“Under my leadership, our operations department processed a 250% increase in claims volume last quarter – without an hour of overtime – through process improvements, greater team collaboration, and technology implementation. It’s with this track record of creating streamlined operations and amplified profitability that I would like to be considered for your V.P. of Operations position.”A word about name-dropping. It’s OK to respectfully mention the person who is referring you to apply. People hire people they know and like. Having an internal contact that can vouch for your professionalism increases your chance of an interview.
3. Bulleted body.Here you can substantiate your brand statement and garner interest by mentioning specific areas and accomplishments that correspond to the company’s needs.
Proof of my impact on operational efficiency and corporate bottom line:
- PROCESS IMPROVEMENTS – Slashed time to release new policies in half during first 6 months as V.P. of Operations.
- TEAM ENGAGEMENT – Boosted attendance of operations center staff by 75% within first 6 months with recognition and collaborative programs.
- TECHNOLOGY IMPLEMENTATION – Improved production 40% in billing department through modernization of technology and transitioning to paperless environment.
4. Conclusion.Don’t be shy here! This is the place to inform the reader, politely, that your cover letter and resume are not going to be the final communications from you.
“I welcome confidential discussions of how I may add additional value to MetLife. I will contact your executive assistant early next week to schedule a meeting. In the meantime, please see my enclosed résumé.”
5. Closing.Signing off with “Sincerely,” “Best Regards,” or “Thank you for your consideration” is a courteous way to end your e-note.
6. Name.If you have a common name, consider adding your middle initial or credentials at the end of your name to prevent identity confusion when an employer searches online for you.
7. Signature block.Include additional contact information to make it easy for someone to contact you: phone number, e-mail, LinkedIn URL, and other social media information. Also list any branding information, tagline, or website, along with any awards or notable accomplishments. Separate your signature from the e-note with a dashed line or symbols, like in this example: ========================== Jamie Johnson, MBA Cell: 920-555-1212 E-mail: firstname.lastname@example.org LinkedIn: www.linkedin.com/jjmba Twitter: @jjmba And just like that, you’re done! You’ve written a short and sweet summary of your interest in and qualifications for the job. And most importantly… you’ve likely managed to keep the hiring manager’s finger off their Facebook tab or delete key. Need more help? See cover letter and resume samples on my website to get ideas, or decide if you’d like a consultation. This post was originally published at an earlier date.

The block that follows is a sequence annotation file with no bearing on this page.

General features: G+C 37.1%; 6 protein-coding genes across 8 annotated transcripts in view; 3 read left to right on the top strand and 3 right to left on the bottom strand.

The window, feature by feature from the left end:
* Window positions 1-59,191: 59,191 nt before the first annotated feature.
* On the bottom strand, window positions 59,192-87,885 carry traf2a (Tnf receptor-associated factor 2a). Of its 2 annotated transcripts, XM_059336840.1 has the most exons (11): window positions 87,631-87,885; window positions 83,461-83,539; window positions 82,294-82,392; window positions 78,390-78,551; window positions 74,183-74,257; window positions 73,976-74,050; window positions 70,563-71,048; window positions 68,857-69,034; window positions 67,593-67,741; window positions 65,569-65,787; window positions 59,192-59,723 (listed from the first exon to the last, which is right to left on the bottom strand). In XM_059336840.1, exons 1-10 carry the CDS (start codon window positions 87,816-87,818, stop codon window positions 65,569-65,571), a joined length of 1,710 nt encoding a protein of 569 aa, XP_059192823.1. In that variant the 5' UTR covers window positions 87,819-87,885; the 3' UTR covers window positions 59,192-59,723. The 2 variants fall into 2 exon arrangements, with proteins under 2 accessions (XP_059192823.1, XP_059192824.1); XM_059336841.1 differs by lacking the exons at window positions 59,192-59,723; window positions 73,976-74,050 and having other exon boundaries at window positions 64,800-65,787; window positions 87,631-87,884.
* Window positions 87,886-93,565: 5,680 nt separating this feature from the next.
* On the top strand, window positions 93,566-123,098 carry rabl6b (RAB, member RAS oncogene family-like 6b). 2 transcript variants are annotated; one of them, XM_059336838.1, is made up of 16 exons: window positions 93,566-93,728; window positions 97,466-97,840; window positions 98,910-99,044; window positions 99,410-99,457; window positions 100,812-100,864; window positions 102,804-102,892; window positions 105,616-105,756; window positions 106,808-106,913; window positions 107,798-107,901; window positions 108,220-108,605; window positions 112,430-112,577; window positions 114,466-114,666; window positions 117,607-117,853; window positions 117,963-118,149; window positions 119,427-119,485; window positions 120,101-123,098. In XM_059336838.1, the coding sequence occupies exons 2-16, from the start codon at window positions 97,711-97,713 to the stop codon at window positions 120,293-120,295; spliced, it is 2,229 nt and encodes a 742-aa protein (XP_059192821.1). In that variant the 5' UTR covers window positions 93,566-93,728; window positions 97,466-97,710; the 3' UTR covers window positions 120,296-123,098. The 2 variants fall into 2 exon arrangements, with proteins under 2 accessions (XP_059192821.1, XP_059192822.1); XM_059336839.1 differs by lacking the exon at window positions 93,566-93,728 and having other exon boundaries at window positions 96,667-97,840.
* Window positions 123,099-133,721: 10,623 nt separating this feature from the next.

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About the authorKristin S. Johnson is a TORI award-winning, 6-times certified resume writer, job search coach, and social media consultant. Her approach is cutting-edge, creative, and kind. As owner of Profession Direction, LLC, she works with professionals and aspiring executives across the country. Disclosure: This post is sponsored by a CAREEREALISM-approved expert. You can learn more about expert posts here. Photo Credit: Shutterstock
Can you imagine communicating without email? It is part of our everyday life and the way many employers receive cover letters and resumes from potential candidates. So, if you don’t know email etiquette, you’re in for a rough ride. Related: Follow Up Tips: What To Do When Your E-mail Goes Unanswered Even if you think you have it down, you should take another look at the tips below.